It's about the network of ideas. An individual idea isn't very useful or exciting to me. It's about how it hooks into a big picture. This is probably because I'm a highly deductive thinker. When I was a physics student, I would struggle woefully for the first half of the term, as they introduced individual concepts in an isolated context. At some point, though, the light would go on, and I'd see the whole structure, and then it all made sense; I could see how the individual concepts fit together, and how to use them. I need those kinds of structures to sort through ideas. That may be an individual thing, though.
This isn't the clearest post I've done. But I like the direction this is heading. I think I have a provisional way of hooking the cognitive subroutines theory into the global brain network emergence theory. I like Me++'s idea of extending ourselves out into infinity, and how that applies. I like how I can tie it into my own tendencies, from liking to read, to deductive thinking. This is actually getting to the point where it's almost coherent and consistent. Now I just have to put together an outline. Yeah. Any day now.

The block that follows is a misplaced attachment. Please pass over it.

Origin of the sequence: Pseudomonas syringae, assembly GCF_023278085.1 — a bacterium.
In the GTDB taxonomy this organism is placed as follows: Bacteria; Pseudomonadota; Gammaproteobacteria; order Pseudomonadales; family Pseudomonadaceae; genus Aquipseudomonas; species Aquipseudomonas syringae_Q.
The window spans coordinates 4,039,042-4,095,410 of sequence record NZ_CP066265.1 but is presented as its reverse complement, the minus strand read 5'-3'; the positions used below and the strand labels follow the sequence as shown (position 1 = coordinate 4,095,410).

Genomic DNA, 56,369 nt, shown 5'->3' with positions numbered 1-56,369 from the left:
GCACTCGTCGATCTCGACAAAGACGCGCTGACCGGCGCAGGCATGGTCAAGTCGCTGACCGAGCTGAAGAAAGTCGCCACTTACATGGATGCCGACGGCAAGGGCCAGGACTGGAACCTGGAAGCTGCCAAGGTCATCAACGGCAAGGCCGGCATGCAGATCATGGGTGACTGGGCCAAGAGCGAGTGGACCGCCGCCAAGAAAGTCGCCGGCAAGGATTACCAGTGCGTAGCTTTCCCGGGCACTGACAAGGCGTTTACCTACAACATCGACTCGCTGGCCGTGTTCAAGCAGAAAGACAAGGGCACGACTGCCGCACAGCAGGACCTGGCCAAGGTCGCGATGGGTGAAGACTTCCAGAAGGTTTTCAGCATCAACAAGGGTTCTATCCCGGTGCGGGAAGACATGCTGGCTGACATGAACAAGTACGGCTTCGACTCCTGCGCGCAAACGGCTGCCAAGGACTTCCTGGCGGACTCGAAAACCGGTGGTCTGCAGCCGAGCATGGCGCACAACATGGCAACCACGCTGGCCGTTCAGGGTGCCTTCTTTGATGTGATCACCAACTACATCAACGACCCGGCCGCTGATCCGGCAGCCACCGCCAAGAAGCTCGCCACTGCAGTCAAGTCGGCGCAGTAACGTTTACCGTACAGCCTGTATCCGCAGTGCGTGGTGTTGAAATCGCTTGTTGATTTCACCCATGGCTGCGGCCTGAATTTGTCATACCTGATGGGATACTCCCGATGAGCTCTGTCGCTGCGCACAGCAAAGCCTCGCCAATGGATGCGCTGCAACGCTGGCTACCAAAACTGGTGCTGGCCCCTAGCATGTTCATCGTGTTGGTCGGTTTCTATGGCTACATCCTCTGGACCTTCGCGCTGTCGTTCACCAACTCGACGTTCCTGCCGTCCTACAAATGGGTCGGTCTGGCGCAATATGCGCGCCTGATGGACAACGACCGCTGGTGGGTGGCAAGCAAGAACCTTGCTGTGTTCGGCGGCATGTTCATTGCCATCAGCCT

posted at: 12:00 by Eric Nehrlich | path: /rants/people | permanent link to this entry | Comment on livejournal
Whitney Museum (March 16)
Today I got off to a slow start. My fourth day in New York, and I'd already worn myself out. So I took the morning off, reading and relaxing. I ventured out for lunch, stopping by a Korean place I'd seen the night before in the East Village. I liked it - I got the stone bowl bi bim bop, which is one of my favorites.